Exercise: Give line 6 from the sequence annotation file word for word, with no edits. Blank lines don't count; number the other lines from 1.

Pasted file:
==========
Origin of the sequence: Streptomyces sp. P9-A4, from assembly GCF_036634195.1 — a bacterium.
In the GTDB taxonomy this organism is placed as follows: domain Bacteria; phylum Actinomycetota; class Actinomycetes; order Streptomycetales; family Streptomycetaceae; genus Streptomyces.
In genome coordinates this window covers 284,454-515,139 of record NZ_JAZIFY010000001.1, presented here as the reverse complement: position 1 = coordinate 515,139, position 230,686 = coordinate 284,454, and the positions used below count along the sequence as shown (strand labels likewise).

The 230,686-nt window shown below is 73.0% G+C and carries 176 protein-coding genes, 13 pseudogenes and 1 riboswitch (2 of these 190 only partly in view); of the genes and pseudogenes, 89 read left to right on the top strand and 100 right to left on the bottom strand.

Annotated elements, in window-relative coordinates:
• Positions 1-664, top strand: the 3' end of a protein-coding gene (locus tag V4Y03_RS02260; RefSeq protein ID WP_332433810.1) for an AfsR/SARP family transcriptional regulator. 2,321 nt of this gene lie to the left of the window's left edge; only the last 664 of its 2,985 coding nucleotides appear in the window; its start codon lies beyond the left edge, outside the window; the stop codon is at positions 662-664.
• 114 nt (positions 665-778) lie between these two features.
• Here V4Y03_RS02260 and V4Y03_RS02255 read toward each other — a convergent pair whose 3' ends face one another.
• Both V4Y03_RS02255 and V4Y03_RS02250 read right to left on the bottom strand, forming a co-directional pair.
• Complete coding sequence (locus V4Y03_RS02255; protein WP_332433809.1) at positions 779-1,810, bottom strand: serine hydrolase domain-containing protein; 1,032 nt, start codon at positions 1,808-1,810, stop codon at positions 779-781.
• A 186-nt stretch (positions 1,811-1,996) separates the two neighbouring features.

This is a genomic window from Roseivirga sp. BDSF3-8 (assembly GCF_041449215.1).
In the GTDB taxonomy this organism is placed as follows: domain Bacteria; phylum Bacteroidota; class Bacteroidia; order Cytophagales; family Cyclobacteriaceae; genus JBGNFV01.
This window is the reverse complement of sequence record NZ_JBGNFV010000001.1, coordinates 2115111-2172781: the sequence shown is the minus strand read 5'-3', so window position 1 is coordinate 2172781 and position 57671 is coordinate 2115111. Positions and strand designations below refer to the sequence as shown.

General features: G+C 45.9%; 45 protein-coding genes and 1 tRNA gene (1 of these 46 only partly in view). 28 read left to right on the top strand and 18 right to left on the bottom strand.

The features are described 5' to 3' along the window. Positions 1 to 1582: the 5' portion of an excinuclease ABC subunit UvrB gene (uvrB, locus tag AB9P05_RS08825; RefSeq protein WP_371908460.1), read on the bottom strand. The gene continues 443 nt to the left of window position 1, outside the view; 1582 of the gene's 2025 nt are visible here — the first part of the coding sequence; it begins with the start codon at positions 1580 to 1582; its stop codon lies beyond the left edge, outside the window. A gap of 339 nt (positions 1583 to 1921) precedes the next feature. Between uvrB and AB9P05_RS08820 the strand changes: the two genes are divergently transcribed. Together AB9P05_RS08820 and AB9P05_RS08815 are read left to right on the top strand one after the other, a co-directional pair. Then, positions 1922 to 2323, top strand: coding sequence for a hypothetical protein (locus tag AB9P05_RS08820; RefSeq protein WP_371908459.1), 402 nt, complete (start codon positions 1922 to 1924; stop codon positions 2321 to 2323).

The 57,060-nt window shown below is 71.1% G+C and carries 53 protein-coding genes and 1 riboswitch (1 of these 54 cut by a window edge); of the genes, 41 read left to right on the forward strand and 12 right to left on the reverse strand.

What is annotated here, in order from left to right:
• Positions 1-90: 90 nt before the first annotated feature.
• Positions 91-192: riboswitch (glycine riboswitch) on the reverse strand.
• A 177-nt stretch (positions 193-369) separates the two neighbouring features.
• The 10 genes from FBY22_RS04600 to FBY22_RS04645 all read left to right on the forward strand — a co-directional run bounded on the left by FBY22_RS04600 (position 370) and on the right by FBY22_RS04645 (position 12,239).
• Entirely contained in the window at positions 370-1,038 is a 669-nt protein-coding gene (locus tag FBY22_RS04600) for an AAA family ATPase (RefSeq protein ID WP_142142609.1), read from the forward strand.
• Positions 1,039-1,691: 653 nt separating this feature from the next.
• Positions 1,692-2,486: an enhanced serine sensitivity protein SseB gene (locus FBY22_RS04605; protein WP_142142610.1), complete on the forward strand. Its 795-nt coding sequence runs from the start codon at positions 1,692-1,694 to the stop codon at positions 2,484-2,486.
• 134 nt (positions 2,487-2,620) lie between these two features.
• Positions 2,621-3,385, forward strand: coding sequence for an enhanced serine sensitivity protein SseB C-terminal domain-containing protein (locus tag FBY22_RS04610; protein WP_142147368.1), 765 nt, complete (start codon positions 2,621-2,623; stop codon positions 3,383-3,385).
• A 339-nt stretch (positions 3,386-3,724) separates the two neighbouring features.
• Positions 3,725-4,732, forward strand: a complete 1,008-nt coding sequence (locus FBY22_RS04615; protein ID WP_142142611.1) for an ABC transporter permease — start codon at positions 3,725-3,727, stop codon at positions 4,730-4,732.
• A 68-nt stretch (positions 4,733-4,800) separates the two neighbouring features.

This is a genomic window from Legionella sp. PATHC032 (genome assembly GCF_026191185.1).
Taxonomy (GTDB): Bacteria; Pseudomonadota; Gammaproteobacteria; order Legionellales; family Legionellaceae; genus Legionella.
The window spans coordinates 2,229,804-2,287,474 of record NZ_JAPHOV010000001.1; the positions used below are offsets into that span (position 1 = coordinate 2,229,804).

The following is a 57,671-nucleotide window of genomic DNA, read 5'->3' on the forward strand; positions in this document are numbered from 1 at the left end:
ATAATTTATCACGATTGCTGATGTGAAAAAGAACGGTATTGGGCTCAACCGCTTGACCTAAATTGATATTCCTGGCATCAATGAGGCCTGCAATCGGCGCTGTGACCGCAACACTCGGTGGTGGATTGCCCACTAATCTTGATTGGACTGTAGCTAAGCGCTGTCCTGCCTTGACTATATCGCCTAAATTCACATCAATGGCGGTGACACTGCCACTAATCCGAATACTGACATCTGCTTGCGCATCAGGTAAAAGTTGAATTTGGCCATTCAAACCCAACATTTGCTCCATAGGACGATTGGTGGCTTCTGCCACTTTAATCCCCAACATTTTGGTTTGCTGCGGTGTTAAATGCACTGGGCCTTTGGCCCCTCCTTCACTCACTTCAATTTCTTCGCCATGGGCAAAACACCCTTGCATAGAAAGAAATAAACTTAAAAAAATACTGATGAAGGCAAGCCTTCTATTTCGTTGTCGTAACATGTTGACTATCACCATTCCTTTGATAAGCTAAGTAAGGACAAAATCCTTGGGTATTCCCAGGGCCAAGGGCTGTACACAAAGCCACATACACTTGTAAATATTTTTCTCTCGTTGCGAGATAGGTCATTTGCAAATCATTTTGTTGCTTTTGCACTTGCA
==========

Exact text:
• Positions 1-664, top strand: the 3' end of a protein-coding gene (locus tag V4Y03_RS02260; RefSeq protein ID WP_332433810.1) for an AfsR/SARP family transcriptional regulator. 2,321 nt of this gene lie to the left of the window's left edge; only the last 664 of its 2,985 coding nucleotides appear in the window; its start codon lies beyond the left edge, outside the window; the stop codon is at positions 662-664.